A surprised Hill staffer called the Florida governor's office, and the letter was exposed as a forgery.

Months later, a little-noted investigation by Florida authorities resulted in a confession from a Tampa man hired by a division of Shandwick Worldwide, a public affairs company. Shandwick was working on the eLottery account with Abramoff's team. The Florida man, Matthew Blair, told authorities in a plea bargain agreement that he was hired to get letters opposing the bill from the governor and others. He said he created the forged letter on his own after he was unable to obtain one from Bush's office.

Brian Berger, then a Shandwick official, said his firm had been hired to produce the letters by Abramoff associate Michael Scanlon, a former DeLay press aide. Berger said in a recent interview that although he and Scanlon knew Blair, they did not sanction the forgery. "Essentially, we had a bad operative," Berger said.

But the letter still had an impact. It fed the confusion about the bill in the days before the floor vote. Goodlatte, the sponsor, had more than enough votes for his carefully crafted compromise. Yet he became worried that amendments might be introduced during the debate that could kill the bill.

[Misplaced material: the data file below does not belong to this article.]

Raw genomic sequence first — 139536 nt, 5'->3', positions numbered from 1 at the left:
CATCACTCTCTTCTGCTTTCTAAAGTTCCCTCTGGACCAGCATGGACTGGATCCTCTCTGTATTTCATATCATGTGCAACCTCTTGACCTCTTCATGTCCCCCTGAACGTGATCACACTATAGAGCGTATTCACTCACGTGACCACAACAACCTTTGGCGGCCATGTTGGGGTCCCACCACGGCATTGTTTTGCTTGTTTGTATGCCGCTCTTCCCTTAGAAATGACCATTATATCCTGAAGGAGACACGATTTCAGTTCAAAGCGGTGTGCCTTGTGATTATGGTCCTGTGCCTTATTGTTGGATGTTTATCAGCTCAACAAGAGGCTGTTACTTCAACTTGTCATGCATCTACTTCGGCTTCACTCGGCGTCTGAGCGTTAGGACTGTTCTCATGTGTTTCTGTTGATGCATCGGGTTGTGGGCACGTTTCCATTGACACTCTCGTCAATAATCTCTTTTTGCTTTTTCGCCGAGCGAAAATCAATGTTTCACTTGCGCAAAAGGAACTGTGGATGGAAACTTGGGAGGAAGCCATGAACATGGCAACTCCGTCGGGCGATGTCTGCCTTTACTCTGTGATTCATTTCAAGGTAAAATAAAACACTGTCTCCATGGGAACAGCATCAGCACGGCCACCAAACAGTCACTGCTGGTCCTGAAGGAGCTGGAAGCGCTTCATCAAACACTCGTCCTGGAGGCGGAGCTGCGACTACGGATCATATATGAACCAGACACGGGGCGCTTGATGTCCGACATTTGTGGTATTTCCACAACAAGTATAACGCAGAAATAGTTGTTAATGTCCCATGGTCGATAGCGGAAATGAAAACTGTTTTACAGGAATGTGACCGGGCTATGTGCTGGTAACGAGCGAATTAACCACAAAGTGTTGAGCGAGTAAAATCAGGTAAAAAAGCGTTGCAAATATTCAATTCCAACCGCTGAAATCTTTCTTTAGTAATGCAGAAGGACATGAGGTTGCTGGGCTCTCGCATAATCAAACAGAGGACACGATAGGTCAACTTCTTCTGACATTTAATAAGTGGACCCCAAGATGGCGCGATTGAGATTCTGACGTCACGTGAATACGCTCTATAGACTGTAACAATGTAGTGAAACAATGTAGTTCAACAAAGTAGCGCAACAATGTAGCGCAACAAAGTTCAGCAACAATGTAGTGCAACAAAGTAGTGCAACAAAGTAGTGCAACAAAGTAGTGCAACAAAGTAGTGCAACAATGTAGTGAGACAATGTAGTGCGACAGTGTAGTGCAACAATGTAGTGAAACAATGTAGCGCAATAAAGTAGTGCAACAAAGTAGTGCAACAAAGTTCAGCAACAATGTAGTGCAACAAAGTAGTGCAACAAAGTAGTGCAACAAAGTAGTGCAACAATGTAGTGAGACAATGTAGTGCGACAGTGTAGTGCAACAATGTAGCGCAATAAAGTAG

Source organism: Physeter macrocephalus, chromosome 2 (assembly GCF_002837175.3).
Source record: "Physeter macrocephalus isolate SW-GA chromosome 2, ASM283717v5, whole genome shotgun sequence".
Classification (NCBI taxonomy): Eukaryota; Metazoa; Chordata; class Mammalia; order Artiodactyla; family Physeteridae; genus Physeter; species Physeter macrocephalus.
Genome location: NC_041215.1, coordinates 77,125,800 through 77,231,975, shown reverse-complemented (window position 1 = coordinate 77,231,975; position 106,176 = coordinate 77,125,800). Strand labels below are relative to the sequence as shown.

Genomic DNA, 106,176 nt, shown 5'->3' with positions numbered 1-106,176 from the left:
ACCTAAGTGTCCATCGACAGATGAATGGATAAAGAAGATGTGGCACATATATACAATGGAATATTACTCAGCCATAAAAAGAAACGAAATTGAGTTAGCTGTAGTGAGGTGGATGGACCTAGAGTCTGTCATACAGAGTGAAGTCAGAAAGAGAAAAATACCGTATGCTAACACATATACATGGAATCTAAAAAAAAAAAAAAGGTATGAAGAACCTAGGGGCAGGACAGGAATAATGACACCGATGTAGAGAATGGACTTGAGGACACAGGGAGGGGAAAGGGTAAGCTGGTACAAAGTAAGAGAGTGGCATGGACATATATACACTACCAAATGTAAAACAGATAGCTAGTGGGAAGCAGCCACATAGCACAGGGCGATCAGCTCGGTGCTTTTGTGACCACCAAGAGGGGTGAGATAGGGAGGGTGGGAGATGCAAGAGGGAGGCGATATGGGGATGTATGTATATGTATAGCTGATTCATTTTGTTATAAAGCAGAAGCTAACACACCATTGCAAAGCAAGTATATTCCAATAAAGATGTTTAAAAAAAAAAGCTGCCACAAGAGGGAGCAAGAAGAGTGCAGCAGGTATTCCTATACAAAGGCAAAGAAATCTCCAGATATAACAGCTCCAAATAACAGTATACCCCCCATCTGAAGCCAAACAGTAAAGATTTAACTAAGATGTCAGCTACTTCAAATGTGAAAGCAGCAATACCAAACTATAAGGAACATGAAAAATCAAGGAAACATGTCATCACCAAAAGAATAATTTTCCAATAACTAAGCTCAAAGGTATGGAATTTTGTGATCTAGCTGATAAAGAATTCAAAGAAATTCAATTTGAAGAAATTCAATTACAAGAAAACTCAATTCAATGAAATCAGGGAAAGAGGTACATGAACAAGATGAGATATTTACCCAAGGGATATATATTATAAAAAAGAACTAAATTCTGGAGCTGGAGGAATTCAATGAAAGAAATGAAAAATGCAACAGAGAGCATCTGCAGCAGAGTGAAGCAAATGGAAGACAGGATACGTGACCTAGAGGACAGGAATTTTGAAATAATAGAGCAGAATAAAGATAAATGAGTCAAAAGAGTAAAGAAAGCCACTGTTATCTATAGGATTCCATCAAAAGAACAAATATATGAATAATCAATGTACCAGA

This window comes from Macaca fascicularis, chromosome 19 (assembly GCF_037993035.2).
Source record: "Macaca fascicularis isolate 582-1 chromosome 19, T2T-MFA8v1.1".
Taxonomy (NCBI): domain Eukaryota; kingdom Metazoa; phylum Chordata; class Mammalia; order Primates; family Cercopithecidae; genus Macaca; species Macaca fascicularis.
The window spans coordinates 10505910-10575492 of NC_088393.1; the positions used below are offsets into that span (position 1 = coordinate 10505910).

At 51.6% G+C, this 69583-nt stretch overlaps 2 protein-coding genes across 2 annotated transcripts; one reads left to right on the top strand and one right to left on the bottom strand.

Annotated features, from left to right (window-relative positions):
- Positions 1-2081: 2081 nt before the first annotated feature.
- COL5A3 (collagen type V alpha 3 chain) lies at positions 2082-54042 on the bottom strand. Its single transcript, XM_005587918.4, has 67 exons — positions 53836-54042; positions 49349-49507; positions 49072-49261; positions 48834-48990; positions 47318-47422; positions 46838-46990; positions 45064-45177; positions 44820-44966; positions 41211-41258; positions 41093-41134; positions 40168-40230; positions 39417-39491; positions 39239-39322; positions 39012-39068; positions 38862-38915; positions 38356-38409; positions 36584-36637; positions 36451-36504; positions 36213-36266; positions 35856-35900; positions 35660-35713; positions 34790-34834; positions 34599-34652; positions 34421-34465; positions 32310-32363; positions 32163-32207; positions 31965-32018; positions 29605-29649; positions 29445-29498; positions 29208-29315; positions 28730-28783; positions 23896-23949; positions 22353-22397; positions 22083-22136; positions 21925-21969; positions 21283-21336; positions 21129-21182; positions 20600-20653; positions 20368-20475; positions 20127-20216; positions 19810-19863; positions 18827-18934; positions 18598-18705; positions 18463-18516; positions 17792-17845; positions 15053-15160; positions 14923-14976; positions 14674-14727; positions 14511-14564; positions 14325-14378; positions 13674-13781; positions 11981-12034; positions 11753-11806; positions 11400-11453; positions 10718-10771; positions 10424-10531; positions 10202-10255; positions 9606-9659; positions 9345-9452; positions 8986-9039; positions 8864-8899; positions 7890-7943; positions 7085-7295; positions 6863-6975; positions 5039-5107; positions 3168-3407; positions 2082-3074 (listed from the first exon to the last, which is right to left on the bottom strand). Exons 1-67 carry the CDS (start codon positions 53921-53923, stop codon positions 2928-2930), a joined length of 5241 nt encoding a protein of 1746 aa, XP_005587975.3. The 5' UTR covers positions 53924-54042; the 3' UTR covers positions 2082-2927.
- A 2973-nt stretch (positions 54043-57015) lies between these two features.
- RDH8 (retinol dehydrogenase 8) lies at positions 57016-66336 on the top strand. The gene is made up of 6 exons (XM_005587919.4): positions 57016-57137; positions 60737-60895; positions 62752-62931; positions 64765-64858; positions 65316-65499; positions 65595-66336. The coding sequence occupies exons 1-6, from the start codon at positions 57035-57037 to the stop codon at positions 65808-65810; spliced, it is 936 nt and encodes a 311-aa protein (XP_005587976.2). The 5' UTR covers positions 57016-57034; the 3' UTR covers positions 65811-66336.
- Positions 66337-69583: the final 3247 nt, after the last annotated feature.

One way to avoid a floor fight is to place a bill on the suspension calendar, which is supposed to be for non-controversial legislation; it suspends the usual rules, banning amendments and limiting debate. But doing so would require a two-thirds majority for passage.

Goodlatte agreed to the suspension calendar approach because he thought he could get the two-thirds. "We were told [by House leaders] to bring it up on the suspension calendar so you won't have to deal with all these amendments," said a member of Goodlatte's staff who spoke on the condition of anonymity.

That opening was exploited by the Abramoff team with Rudy's help -- fewer votes would be needed to stop the bill.